Book Review: Vengeance is Mine, All Others Pay Cash is a standout title, but falls flat

There’s something very appealing about translated fiction these days.  Whether it’s because more amazing novels from other languages are being translated than ever before, or whether the quality of those translations is better than it is ever has been is something an expert would need to weigh in on.  I can only comment on my reading experience as an avid reader.... Read More | Share it now!

Book Review: Alicia Inez Guzmán’s Georgia O’Keeffe At Home explores the oeuvre of an American art icon

Famed American artist Georgia O’Keeffe is the focus of Alicia Inez Guzmán’s latest work, Georgia O’Keeffe At Home. Exploring the relationship between O’Keeffe’s location and the work she produced, Guzmán takes readers from Texas, to New York, to New Mexico, in a book that is part beautiful coffee table literature, part in depth art historical study.... Read More | Share it now!

Book Review: And Fire Came Down by Emma Viskic is a novel about the nature of family and belonging

Author Emma Viskic is an award-winning Australian crime writer, her critically acclaimed debut novel Resurrection Bay won the 2016 Ned Kelly Award for Best First Fiction, as well as many other awards. Not only that but she’s also a classically trained clarinettist, who’s worked with Jose Carreras and Dame Kiri Te Kenawa. Her new novel, And Fire Came Down, is a reflection of modern Australia, including the Indigenous population, and sees Viskic drawing on her own experiences growing up in rural towns and cities. Indeed, Viskic’s in-depth knowledge of Indigenous culture is on show through her characters depictions. There’s racism, and white bogan hooligans, but ultimately it’s all brought together by a sense of family and belonging.... Read More | Share it now!

Book Review: Your Brain Knows More Than You Think is an important & contentious book about pioneering brain research

A book like Your Brain Knows More Than You Think is one that challenges you to leave your assumptions at the door. Originally written by psychologist and neurobiologist Niels Birbaumer, and translated into English by David Shaw, it provides some compelling arguments and case studies from the research and practice undertaken by Birbaumer, and others in this ground-breaking and innovative field. It’s also one that is not without controversy, but that’s because in some cases the stakes can be quite high, especially in trying to achieve things that seem impossible.... Read More | Share it now!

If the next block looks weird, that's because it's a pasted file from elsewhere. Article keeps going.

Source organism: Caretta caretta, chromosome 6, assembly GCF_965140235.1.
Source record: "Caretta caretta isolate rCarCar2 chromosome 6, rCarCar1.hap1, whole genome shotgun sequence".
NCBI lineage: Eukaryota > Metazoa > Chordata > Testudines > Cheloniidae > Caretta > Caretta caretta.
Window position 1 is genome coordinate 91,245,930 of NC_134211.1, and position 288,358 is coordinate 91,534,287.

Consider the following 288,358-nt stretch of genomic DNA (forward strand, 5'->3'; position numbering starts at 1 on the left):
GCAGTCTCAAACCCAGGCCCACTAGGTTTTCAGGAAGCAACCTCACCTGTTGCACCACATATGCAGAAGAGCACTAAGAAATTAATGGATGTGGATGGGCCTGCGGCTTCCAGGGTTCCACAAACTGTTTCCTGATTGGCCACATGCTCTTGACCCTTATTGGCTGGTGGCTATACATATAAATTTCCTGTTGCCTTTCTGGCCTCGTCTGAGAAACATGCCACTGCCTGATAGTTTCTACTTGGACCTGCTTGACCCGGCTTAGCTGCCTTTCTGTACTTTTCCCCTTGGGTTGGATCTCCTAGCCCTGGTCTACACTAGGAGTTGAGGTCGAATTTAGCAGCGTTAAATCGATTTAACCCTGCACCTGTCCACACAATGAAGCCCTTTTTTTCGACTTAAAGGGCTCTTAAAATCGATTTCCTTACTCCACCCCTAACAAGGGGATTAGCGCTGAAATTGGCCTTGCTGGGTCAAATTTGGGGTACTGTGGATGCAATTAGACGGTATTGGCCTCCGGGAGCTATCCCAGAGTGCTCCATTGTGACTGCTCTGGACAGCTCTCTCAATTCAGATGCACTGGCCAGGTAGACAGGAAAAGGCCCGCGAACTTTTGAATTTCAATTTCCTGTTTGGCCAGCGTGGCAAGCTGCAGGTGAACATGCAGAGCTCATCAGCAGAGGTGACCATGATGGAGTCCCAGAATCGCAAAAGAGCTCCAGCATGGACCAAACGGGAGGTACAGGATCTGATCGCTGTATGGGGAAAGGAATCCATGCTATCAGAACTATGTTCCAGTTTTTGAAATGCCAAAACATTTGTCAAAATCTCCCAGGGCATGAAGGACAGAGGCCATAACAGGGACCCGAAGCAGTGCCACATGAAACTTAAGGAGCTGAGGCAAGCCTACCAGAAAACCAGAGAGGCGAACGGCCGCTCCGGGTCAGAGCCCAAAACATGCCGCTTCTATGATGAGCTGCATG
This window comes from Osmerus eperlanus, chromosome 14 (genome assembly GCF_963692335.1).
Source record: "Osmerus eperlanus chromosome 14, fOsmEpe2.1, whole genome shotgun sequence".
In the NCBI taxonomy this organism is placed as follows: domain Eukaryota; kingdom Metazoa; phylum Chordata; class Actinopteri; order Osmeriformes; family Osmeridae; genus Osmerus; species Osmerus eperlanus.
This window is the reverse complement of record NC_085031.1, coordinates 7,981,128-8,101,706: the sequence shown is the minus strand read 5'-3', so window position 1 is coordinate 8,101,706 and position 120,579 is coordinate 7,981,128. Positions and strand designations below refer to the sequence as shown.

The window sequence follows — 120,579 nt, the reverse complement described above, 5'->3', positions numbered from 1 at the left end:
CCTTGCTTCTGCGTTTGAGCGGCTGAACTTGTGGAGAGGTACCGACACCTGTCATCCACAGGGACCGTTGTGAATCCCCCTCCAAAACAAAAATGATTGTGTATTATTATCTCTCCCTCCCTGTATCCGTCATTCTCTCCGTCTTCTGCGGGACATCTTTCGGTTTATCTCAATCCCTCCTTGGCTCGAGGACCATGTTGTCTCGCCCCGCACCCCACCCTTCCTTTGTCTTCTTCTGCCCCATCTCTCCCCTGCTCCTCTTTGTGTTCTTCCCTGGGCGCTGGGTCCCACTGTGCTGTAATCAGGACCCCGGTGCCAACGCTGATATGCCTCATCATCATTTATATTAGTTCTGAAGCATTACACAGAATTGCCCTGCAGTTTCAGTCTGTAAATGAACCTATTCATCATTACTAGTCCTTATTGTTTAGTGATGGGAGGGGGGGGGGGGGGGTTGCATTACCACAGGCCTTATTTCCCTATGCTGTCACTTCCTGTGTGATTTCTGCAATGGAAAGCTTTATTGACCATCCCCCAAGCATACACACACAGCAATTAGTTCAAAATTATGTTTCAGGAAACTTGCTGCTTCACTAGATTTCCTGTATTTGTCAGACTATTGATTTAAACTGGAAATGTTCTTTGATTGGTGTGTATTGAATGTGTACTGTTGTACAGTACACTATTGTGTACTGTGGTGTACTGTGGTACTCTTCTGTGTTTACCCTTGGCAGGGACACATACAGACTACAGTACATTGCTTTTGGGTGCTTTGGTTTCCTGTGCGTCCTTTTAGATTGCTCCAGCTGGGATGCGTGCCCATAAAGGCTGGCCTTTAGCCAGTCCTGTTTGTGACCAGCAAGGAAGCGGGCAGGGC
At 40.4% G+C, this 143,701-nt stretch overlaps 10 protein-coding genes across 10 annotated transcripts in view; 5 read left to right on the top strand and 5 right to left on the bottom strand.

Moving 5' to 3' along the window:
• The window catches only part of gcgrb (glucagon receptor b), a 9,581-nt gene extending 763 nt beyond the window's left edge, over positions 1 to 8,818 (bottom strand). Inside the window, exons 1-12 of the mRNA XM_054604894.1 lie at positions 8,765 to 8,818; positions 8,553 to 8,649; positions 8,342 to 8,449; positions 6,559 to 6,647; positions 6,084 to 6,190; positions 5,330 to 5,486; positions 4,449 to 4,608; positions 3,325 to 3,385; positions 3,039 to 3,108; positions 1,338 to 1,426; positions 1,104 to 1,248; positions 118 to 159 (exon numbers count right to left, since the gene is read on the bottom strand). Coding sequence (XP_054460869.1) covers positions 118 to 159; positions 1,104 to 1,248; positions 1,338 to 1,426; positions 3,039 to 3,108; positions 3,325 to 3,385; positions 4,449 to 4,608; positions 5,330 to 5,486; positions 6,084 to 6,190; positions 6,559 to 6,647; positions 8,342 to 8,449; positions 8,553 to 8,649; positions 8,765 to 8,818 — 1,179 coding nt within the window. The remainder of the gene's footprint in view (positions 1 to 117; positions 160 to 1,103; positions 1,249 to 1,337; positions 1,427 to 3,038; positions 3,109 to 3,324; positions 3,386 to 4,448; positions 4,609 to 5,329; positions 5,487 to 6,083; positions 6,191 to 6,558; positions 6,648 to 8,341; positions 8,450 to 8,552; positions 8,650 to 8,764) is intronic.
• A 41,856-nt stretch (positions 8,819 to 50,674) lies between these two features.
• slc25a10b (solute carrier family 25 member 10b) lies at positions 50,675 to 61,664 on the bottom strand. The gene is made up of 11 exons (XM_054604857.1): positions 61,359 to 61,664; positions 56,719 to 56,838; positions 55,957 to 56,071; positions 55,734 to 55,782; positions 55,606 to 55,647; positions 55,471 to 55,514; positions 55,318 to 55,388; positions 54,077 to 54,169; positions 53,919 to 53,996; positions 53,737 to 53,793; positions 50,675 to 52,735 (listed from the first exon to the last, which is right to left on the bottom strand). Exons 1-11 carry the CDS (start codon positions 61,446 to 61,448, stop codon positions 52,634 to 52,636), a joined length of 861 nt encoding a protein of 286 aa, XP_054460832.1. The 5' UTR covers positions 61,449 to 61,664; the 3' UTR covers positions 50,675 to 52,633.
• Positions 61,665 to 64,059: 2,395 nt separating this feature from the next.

Book Review: Niccolò Ammaniti’s young survivor Anna tackles starvation, gangs & devastating disease in post-apocalyptic Sicily

Several years ago, a virus came to Sicily. It stalked the adults, picking them off one by one, until all that remained was handful of children. Struggling to protect her younger brother, Astor, Anna knows her days are numbered. When she reaches adolescence, the disease will come for her too. Falling in with a boy named Pietro, who believes a specific pair of sneakers will save his life, and a former fighting dog dubbed Fluffy, Anna and Astor aim for the mainland. There must be adults somewhere, after all. Maybe even adults with a cure for the Red Fever.... Read More | Share it now!

Book Review: The Wisdom of Oz includes funny observations by those true blue wizards of Oz

Australians let us all rejoice for we are a nation full of self-deprecating individuals with a great wit and a keen sense of humour. Never has this been more apparent than in the book, The Wisdom of Oz. This should be required reading for every true blue Aussie (forget the citizenship test) because it’s chock full of excellent pearls of wisdom and pithy comments that encapsulate the profound, the peppery and the profane. It’s the kind of thing that will leave you proud to call Australia home, let’s raise our beers and celebrate.... Read More | Share it now!

Book Review: Stuart Kells’ The Library is a love letter to literature

A leading Australian bibliophile goes on a tour of thousands of libraries. The result isn’t a punchline but in fact a book called The Library by Stuart Kells. This volume is a fascinating text that draws together Kells’ scholarly essays on a range of different topics related to the storage of books, reading in general and different methods of communication through history. It’s an intriguing trip skipping through the history books and hearing about places that are so much more than a mere storeroom. For many people libraries possess a heart and soul and are a delightful sanctuary, a solace and comfort.... Read More | Share it now!